Background: Dietary oleic acid may prevent pancreatic ductal adenocarcinoma (PDA) by reducing hyperinsulinaemia which can otherwise promote DNA damage and tumour growth. Results from previous epidemiological studies investigating oleic acid are inconsistent. This study aims to clarify the relationship between dietary oleic acid intake and the risk of developing PDA using nutritional information from food diaries plus published serum biomarker data from HbA1c.
Methods: 23,658 participants, aged 40-74 years, were recruited into EPIC-Norfolk and completed 7-day food diaries which recorded; foods, brands and portion sizes to calculate nutrient intakes. Serum HbA1c was measured at recruitment in 11,147 participants (48.7% of cohort). Hazard ratios (HRs) for quintiles of dietary oleic acid intake and serum HbA1c were estimated using Cox regression. Additional analyses were made according to whether body mass index (BMI) was greater or less than 25 kg/m2 as this influences hyperinsulinaemia.
Results: 88 participants (55% women) developed PDA after a mean follow-up of 8.4 years (SD = 3.9) (mean age at diagnosis = 72.6 years, SD = 8.8). A decreased risk of PDA was associated with increased dietary oleic acid intake (highest vs lowest quintile, HR = 0.29, 95% CI = 0.10-0.81, P trend across quintiles = 0.011), with statistical significance maintained when BMI>25 kg/m2 but not if BMI<25 kg/m2. An elevated serum HbA1c was associated with increased risk of disease (highest vs lowest quintiles, HR = 6.32, 95% CI = 1.38-28.89, P for trend = 0.004).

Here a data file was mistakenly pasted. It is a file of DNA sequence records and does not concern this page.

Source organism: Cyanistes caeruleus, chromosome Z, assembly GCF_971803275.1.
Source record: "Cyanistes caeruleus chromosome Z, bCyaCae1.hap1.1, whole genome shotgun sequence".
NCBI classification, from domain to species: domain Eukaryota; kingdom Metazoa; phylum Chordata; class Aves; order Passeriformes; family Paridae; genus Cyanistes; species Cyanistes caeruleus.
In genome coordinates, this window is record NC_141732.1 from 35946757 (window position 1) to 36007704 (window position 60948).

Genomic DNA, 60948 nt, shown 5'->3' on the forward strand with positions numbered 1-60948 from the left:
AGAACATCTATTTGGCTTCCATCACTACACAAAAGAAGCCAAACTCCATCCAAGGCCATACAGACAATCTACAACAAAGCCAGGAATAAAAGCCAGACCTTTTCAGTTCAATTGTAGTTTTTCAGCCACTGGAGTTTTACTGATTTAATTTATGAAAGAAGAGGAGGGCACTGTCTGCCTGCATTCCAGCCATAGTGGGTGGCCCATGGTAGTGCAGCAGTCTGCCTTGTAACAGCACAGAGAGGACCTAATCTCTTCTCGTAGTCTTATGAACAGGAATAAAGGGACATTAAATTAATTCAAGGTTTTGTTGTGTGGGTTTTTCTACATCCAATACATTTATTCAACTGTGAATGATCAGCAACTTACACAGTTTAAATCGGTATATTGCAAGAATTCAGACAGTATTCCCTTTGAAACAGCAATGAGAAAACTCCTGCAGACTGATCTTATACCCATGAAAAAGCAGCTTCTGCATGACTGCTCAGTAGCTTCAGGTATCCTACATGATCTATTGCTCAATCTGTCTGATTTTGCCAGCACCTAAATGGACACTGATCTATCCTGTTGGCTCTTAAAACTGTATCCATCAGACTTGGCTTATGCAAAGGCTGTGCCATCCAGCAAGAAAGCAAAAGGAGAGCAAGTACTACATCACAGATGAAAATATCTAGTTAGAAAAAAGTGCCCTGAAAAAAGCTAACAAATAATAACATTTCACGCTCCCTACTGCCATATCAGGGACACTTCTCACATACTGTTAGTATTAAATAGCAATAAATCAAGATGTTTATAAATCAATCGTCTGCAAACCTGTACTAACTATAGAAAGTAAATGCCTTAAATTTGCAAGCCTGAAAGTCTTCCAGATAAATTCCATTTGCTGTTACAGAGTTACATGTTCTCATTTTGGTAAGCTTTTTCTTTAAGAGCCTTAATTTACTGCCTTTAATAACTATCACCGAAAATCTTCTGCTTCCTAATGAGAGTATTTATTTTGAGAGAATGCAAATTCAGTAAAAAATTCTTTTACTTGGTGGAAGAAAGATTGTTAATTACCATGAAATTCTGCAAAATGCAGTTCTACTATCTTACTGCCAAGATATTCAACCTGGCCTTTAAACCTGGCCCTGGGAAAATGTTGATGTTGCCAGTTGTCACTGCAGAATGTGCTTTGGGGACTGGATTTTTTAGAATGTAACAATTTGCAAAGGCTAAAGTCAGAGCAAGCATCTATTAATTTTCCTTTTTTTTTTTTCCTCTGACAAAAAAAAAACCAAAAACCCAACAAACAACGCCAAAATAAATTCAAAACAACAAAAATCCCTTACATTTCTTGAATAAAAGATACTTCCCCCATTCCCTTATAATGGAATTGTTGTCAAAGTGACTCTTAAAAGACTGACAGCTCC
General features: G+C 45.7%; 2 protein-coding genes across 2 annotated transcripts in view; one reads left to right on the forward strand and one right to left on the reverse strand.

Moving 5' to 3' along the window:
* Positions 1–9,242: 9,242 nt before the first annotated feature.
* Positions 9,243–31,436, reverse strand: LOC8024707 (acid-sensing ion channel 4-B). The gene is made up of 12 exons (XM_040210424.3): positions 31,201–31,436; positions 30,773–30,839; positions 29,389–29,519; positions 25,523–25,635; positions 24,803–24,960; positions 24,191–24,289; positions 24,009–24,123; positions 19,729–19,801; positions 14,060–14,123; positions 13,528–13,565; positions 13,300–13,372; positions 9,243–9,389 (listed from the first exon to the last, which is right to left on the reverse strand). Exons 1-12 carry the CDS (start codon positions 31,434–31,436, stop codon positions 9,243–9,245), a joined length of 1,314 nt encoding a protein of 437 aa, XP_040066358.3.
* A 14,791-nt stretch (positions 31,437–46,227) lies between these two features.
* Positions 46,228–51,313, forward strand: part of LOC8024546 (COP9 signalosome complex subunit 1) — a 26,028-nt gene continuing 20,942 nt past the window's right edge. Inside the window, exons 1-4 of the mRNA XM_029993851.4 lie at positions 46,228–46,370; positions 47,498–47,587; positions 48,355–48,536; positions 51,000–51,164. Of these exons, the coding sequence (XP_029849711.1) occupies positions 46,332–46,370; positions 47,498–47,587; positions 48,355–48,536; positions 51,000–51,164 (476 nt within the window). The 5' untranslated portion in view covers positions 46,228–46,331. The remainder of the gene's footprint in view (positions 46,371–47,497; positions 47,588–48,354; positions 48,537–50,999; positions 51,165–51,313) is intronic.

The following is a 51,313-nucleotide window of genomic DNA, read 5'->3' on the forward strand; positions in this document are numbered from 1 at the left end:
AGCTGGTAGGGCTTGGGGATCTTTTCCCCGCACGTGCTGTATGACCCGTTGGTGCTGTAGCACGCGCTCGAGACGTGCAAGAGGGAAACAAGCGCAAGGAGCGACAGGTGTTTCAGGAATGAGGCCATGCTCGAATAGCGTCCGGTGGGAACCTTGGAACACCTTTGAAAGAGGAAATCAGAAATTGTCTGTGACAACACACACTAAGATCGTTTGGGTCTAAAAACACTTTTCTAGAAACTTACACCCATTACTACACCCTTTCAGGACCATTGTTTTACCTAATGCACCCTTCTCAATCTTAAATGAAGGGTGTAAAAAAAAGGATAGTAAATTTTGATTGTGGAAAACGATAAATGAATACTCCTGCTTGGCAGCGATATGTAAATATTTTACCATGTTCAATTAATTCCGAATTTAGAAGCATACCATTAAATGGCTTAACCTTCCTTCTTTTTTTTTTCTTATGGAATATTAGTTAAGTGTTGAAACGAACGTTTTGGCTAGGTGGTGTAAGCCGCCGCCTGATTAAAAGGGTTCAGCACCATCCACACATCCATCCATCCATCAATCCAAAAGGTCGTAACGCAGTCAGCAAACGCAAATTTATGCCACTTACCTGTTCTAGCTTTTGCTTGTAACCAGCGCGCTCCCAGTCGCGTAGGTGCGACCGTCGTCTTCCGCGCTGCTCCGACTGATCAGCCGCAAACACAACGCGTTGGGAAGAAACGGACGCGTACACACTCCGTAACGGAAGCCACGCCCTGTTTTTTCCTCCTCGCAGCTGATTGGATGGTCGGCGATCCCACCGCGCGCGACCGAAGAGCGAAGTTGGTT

Conclusions: The data supports a protective role of oleic acid against development of PDA in those with higher BMIs possibly through influencing hyperinsulinaemia. Oleic acid intake should be accurately measured in future aetiological studies.
Keywords: Food diaries; Glycosylated haemoglobin; Oleic acid; Pancreatic cancer.
Copyright © 2018. Published by Elsevier B.V.